Ya Gotta Have Faith

from the famous "Jesus is my homeboy" brand

When you mention FAITH in election year 2012 you get a lot of responses.   But for me the response is obvious and it is love.  Not because I’m religious.  But because Faith is my sister’s name.  Literally.  And I do love her.  As I am sure you love your own sister. (Note: Those without sisters, use something else you love aside from yourself and you’ll get there).

Of course, if you’re running for president these days the word Faith wouldn’t be talked about in terms of my Faith (though it would improve things because she’s a lovely, talented person).  It might evoke sound bites that include words like, well: Christianity, Satan, maybe Muslim, perhaps The Devil, or, well,  even poor old Whitney Houston.   But these days you would never, ever, ever follow the word Faith with the word Ginsberg (as in the case with my sister’s full name).  I mean, the closest thing to a Ginsberg in the faith-based national American political stage at the moment is Supreme Court Justice Ruth Bader Ginsberg, and everyone knows people with her kind of last name, which is shared by both my Faith and, well, my own Non-Chair moniker, have no relevance at all in the DC fishbowl that we elevate to presidential level.  (Hint:  And it’s not because we Ginsbergs are all three liberals.  Think about it).

Bipartisanship: Faith and Clint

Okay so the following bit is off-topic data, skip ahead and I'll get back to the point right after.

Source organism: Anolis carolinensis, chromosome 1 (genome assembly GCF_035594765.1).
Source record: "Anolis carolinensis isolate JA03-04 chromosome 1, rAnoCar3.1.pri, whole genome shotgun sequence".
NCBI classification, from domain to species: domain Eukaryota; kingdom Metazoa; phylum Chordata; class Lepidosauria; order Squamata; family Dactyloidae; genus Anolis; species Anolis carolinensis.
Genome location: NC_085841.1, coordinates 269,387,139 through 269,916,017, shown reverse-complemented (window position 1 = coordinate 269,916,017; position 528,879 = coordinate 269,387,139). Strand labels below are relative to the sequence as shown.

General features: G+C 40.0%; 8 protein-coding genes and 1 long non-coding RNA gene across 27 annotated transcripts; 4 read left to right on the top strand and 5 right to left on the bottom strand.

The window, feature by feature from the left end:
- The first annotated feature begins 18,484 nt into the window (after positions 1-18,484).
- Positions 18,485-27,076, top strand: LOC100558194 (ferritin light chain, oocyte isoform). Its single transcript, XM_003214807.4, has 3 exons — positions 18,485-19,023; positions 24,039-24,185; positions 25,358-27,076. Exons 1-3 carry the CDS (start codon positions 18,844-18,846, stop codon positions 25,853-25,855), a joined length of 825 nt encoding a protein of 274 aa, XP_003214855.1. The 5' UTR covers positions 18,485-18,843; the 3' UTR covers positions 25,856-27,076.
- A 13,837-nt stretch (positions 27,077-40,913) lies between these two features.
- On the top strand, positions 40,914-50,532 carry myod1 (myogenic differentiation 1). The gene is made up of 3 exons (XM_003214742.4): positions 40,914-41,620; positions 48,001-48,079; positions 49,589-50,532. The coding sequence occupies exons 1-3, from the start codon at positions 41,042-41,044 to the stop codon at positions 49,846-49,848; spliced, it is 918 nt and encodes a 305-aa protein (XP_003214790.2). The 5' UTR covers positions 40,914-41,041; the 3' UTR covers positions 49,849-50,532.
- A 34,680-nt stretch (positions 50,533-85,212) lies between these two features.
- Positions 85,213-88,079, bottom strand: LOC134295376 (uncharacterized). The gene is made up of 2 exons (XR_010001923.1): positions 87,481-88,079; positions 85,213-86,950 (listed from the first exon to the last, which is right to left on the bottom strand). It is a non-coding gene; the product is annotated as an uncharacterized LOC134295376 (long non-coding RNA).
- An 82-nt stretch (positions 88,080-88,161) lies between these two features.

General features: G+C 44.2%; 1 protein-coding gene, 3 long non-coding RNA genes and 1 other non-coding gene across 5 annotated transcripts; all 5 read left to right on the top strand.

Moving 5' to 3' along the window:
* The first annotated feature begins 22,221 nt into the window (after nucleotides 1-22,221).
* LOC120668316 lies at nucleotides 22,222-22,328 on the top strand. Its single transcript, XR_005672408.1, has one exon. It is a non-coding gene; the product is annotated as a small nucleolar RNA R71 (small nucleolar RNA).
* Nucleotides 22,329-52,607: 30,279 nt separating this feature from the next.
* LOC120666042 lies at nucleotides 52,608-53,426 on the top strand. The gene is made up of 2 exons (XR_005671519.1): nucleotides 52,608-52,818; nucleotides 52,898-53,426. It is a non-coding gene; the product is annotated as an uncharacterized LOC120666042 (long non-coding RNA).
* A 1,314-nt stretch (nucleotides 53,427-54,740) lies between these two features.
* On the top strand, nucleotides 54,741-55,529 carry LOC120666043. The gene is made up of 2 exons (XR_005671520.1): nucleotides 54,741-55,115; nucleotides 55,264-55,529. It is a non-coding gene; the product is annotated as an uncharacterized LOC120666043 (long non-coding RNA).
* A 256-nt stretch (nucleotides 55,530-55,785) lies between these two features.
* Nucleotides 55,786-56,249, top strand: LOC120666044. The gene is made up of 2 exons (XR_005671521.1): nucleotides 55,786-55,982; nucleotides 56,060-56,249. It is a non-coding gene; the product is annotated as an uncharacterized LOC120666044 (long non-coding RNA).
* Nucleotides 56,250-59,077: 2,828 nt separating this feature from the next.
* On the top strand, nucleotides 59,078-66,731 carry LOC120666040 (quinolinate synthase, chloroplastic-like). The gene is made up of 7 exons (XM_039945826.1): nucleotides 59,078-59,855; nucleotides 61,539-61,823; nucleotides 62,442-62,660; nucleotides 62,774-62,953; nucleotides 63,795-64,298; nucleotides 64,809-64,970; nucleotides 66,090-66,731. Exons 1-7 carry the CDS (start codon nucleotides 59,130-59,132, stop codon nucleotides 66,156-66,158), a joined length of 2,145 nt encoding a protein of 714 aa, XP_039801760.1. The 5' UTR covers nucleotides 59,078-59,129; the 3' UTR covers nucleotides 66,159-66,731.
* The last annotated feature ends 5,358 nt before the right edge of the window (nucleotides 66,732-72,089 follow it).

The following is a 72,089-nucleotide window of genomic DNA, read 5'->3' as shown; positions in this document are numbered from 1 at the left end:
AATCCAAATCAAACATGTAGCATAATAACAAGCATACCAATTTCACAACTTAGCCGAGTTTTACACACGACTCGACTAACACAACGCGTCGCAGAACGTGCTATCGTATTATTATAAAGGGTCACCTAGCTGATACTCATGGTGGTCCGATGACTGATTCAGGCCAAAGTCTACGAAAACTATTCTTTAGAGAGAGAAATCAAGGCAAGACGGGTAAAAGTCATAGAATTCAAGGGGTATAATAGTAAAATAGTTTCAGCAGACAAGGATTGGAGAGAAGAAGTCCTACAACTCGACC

When did one’s religion (nee faith)  or lack of it, become of such outwardly vocal, pressing national concern? At least so publicly.  Hell Heck, I think I much preferred when this stuff was talked about in restricted country clubs or at least under your neighbor’s breath behind closed doors like it’s supposed to.   I don’t know about you, but I never thought I’d live to see the day when a viable political candidate leading in many of the major party’s polls uttered statements like “Satan has his eyes on America.”  But then again, I could never have imagined Kim Kardashian, Chase Crawford or even Zack Efron just a few short years ago. Yes, I do admittedly like this faith talk very much from The Church Lady, but she’s a fictional “Saturday Night Live” character (isn’t she?).  There is something about seeing a white man in a sweater vest running for president saying it in reality (not a reality show, though it sure seems like one) that gives me the Rickys, uh, willies.  And even though I have learned to respect people’s religious views even when their religious views have very little respect for me (Hint: I can’t be married to the person I’ve lived with for 25 years but we are both very stylish and like theatre, especially musicals), even I have to say the urge to buy out all of Netflix’s copies of Bill Maher’s “Religilous” and send it on a prepaid loop to these new brands of holy roller whackos is only surpassed by my urge to shake them by their lapels, march them into the O’Neill Theatre and force feed them every lyric to the score of “Book of Mormom.”   That is, if I even knew any theatrical types who could get me tickets to the most popular show now playing on Broadway.  Which is in New York City.  The sacred, holy American city that was attacked on 9/11.